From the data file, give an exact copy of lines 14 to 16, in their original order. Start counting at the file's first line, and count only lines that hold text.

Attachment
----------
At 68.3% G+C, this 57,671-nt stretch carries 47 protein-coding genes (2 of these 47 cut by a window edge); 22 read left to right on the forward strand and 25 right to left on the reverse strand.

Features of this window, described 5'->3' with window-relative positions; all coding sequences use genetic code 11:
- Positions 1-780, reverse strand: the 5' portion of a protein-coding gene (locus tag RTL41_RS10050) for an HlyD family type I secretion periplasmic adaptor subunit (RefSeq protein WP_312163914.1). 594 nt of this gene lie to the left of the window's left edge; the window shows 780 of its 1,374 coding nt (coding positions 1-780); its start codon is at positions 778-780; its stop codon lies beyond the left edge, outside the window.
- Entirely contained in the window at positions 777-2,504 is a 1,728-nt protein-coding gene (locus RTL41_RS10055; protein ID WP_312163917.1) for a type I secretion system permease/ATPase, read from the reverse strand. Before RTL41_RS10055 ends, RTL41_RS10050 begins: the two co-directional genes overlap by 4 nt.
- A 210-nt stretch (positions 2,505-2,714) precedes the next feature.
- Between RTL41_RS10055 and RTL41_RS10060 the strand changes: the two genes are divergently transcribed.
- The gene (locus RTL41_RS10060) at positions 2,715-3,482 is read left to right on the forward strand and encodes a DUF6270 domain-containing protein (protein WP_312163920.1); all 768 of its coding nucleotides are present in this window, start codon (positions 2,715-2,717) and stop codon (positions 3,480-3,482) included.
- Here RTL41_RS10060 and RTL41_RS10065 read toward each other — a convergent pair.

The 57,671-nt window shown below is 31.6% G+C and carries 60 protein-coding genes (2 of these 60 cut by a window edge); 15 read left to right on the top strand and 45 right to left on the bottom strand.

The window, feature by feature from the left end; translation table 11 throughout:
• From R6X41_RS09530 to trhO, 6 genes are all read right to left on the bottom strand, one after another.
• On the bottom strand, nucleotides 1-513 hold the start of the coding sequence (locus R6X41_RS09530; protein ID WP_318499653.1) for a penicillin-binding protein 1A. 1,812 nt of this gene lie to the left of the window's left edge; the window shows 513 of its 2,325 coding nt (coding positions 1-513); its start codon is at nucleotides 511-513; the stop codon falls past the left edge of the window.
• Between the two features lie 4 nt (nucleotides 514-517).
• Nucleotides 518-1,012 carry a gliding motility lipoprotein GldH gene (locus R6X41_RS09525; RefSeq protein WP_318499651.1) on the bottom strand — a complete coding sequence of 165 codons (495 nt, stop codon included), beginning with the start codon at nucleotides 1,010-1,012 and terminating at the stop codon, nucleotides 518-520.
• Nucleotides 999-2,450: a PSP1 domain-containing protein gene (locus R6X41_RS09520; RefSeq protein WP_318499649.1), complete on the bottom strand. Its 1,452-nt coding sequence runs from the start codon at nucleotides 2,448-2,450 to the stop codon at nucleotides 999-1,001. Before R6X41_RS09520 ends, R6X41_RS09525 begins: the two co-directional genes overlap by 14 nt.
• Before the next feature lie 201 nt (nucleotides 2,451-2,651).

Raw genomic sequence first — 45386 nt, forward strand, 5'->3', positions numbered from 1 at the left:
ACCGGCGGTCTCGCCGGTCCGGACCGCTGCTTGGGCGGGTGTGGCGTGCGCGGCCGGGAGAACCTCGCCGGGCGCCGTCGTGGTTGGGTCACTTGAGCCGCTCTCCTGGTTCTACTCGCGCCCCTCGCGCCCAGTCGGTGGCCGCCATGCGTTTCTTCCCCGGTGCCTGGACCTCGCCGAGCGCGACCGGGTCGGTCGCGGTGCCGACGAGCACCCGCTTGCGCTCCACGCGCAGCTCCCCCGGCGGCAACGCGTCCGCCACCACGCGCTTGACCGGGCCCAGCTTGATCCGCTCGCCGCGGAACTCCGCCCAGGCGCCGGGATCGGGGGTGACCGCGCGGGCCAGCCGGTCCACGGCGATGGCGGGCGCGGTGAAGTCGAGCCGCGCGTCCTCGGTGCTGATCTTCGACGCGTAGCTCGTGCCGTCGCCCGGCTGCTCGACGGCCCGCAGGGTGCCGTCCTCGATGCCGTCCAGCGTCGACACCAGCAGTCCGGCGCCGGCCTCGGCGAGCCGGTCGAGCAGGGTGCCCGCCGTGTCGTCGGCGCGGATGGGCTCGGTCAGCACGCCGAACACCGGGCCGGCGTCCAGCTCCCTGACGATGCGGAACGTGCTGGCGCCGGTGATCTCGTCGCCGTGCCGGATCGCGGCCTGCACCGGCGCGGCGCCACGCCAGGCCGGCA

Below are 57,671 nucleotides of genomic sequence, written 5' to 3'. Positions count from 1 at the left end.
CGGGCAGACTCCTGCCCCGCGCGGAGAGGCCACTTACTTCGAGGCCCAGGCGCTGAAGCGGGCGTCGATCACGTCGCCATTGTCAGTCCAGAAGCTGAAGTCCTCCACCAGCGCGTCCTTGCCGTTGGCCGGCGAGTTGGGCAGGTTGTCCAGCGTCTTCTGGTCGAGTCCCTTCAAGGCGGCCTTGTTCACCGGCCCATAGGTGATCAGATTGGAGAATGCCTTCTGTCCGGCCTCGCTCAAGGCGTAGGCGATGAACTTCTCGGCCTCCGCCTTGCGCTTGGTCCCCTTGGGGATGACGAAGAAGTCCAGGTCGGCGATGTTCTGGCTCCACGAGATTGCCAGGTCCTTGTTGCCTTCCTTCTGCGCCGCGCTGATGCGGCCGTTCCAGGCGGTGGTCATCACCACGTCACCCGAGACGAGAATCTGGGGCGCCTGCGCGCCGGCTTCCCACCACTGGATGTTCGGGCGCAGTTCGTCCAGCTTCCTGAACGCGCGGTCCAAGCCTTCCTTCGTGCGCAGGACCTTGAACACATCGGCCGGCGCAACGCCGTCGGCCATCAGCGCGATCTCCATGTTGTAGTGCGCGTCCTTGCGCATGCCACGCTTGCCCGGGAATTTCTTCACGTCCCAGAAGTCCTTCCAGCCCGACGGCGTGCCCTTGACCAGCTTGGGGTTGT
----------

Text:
• Nucleotides 518-1,012 carry a gliding motility lipoprotein GldH gene (locus R6X41_RS09525; RefSeq protein WP_318499651.1) on the bottom strand — a complete coding sequence of 165 codons (495 nt, stop codon included), beginning with the start codon at nucleotides 1,010-1,012 and terminating at the stop codon, nucleotides 518-520.
• Nucleotides 999-2,450: a PSP1 domain-containing protein gene (locus R6X41_RS09520; RefSeq protein WP_318499649.1), complete on the bottom strand. Its 1,452-nt coding sequence runs from the start codon at nucleotides 2,448-2,450 to the stop codon at nucleotides 999-1,001. Before R6X41_RS09520 ends, R6X41_RS09525 begins: the two co-directional genes overlap by 14 nt.
• Before the next feature lie 201 nt (nucleotides 2,451-2,651).